# Basis in function space

1. Aug 9, 2009

### Monocles

I just started teaching myself a little bit about Hilbert spaces and functional analysis in general, and I had an idea that I don't think I've seen in my textbook, so I'm wondering if I have the right idea:

All functions "live in" the space of all functions. When you are doing something like decomposing a function as a power series, or a fourier series, is the only thing you are doing a change of basis? So, is the only difference between, say, e^x and 1 + x + (x^2)/2! + (x^3)/3! + ... is the basis you have written the function in?

If so, in what basis are typical elementary equations usually written in? Does it have a name? How do you even define the basis the functions are in without "knowing" what the function is (since the basis itself is made up of functions)?

Any other additional tidbits on this topic are appreciated as well. Try to keep things simple though, I've only taken 1 proof based math class (though it was on vector spaces, but we never got to Hilbert spaces).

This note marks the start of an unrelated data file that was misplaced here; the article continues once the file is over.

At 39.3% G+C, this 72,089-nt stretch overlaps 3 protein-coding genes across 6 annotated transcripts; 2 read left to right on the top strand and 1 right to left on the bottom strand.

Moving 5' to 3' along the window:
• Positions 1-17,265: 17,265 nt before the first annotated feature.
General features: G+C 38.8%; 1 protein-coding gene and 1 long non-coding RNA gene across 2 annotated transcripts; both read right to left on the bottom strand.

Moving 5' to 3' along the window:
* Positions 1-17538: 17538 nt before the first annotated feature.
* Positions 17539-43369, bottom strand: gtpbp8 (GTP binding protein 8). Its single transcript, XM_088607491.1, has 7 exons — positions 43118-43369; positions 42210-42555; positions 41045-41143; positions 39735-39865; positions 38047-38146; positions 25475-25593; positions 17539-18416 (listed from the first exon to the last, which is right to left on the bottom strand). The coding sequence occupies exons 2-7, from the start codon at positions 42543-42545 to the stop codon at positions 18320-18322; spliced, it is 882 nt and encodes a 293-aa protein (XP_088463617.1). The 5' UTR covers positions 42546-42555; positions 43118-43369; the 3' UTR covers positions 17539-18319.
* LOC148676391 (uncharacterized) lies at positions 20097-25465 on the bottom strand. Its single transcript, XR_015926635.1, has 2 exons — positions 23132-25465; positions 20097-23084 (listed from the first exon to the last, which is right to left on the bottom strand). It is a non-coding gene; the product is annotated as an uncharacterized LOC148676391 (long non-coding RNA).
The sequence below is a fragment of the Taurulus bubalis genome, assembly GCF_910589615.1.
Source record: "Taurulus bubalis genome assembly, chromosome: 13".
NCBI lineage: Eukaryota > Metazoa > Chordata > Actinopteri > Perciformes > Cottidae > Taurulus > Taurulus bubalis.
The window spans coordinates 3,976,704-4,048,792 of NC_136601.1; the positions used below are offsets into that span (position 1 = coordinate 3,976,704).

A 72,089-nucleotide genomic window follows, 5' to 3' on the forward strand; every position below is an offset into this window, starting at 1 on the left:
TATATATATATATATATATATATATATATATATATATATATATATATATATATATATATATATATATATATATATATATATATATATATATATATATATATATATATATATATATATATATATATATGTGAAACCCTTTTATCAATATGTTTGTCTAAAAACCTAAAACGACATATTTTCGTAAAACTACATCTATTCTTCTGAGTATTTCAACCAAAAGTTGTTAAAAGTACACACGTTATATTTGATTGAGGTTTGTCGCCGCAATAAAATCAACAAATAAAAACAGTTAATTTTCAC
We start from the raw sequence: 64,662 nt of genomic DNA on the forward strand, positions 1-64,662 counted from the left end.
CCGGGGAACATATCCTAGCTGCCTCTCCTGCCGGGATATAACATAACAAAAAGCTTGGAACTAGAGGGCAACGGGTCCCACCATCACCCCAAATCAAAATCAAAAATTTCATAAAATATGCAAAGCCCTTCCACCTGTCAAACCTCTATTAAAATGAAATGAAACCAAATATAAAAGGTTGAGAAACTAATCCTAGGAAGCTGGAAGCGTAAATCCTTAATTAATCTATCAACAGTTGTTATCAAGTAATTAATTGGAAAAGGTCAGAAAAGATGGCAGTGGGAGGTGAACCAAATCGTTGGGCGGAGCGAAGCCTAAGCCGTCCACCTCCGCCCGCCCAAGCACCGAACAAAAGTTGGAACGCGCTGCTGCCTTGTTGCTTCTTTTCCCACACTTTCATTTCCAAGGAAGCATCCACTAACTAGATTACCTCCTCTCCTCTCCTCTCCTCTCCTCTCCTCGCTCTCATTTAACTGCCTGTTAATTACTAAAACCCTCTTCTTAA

2. Aug 10, 2009

### Tac-Tics

Infinite dimensional spaces can get kind of weird, but some are easy enough to understand.

The "standard" basis for polynomials would be the set {1, x, x^2, x^3, ...}. Then, you can represent each polynomial with an infinite vector with a finite number of nonzero entries. For example, x^2+1 would be (1, 0, 1, 0, 0, ...) and 3x^3 - x^2 would be (0, 0, -1, 3, 0, ...). Add them together, and you get (1, 0, 0, 3, 0, ...) which is x^3 + 1.

Similarly with fourier functions, you have the basis {1, cos x, sin x, cos 2x, sin 2x, cos 3x, sin 3x, ...}. You can represent these guys in the same way.

You can also do a change of basis. With polynomials, for example, we can use an ugly basis like {1, x + x^2, x - x^2, x^3 - x^4, x^3 + x^4, ...} or something like that.

But keep in mind that functionspaces don't play nicely all the time like R^n does. You can define the norm or "length" of a function by taking the integral over its domain. But you can only do this if you can guarantee that this integral is always finite! So for polynomials, you must restrict the domain to some bounded subset of R.